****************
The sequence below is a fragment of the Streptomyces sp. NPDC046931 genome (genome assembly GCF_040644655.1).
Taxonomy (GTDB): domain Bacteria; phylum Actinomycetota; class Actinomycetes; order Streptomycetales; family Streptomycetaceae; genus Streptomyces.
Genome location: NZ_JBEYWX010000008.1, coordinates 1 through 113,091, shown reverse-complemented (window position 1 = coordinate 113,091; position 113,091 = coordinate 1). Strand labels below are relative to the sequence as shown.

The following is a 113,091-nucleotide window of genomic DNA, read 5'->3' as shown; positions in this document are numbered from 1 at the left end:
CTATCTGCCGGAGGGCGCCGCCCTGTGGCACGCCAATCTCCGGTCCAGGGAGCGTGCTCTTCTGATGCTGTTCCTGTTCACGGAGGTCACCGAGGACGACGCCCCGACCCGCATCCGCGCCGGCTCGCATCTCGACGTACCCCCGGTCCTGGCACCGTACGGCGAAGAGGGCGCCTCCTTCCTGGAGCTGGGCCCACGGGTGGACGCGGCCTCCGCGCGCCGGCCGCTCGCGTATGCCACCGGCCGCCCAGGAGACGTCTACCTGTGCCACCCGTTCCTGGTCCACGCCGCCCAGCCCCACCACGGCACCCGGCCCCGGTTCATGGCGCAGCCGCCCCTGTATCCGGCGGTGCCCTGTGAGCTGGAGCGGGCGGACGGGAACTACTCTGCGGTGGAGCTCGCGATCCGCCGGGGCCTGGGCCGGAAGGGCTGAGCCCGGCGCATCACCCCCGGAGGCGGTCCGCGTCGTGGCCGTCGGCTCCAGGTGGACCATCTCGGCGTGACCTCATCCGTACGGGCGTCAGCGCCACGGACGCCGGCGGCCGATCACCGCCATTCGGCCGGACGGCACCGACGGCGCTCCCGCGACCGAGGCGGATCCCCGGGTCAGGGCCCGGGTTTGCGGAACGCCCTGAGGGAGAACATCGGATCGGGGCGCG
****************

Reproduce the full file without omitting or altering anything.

The sequence below is a fragment of the Streptomyces sp. NPDC046931 genome (genome assembly GCF_040644655.1).
Taxonomy (GTDB): domain Bacteria; phylum Actinomycetota; class Actinomycetes; order Streptomycetales; family Streptomycetaceae; genus Streptomyces.
Genome location: NZ_JBEYWX010000008.1, coordinates 1 through 113,091, shown reverse-complemented (window position 1 = coordinate 113,091; position 113,091 = coordinate 1). Strand labels below are relative to the sequence as shown.

The following is a 113,091-nucleotide window of genomic DNA, read 5'->3' as shown; positions in this document are numbered from 1 at the left end:
CTATCTGCCGGAGGGCGCCGCCCTGTGGCACGCCAATCTCCGGTCCAGGGAGCGTGCTCTTCTGATGCTGTTCCTGTTCACGGAGGTCACCGAGGACGACGCCCCGACCCGCATCCGCGCCGGCTCGCATCTCGACGTACCCCCGGTCCTGGCACCGTACGGCGAAGAGGGCGCCTCCTTCCTGGAGCTGGGCCCACGGGTGGACGCGGCCTCCGCGCGCCGGCCGCTCGCGTATGCCACCGGCCGCCCAGGAGACGTCTACCTGTGCCACCCGTTCCTGGTCCACGCCGCCCAGCCCCACCACGGCACCCGGCCCCGGTTCATGGCGCAGCCGCCCCTGTATCCGGCGGTGCCCTGTGAGCTGGAGCGGGCGGACGGGAACTACTCTGCGGTGGAGCTCGCGATCCGCCGGGGCCTGGGCCGGAAGGGCTGAGCCCGGCGCATCACCCCCGGAGGCGGTCCGCGTCGTGGCCGTCGGCTCCAGGTGGACCATCTCGGCGTGACCTCATCCGTACGGGCGTCAGCGCCACGGACGCCGGCGGCCGATCACCGCCATTCGGCCGGACGGCACCGACGGCGCTCCCGCGACCGAGGCGGATCCCCGGGTCAGGGCCCGGGTTTGCGGAACGCCCTGAGGGAGAACATCGGATCGGGGCGCG